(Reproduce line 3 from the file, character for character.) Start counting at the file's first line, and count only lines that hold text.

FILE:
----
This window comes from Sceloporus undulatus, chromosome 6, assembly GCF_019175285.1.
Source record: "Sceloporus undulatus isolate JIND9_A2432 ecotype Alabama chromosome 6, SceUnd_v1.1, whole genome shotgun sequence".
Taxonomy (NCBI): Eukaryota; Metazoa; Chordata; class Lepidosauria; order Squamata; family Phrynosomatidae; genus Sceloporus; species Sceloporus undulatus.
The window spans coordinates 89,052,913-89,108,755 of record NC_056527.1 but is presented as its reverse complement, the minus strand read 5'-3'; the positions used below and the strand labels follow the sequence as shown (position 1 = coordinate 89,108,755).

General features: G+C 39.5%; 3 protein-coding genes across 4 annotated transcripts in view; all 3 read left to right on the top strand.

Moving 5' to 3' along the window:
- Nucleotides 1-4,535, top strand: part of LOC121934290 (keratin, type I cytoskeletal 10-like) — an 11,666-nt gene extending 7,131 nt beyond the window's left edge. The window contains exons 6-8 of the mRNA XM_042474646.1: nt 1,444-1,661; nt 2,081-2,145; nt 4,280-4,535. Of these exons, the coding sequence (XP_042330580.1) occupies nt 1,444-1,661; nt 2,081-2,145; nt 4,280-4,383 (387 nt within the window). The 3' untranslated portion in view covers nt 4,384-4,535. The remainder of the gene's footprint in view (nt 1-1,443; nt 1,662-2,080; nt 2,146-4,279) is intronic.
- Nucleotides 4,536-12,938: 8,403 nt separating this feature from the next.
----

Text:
Taxonomy (NCBI): Eukaryota; Metazoa; Chordata; class Lepidosauria; order Squamata; family Phrynosomatidae; genus Sceloporus; species Sceloporus undulatus.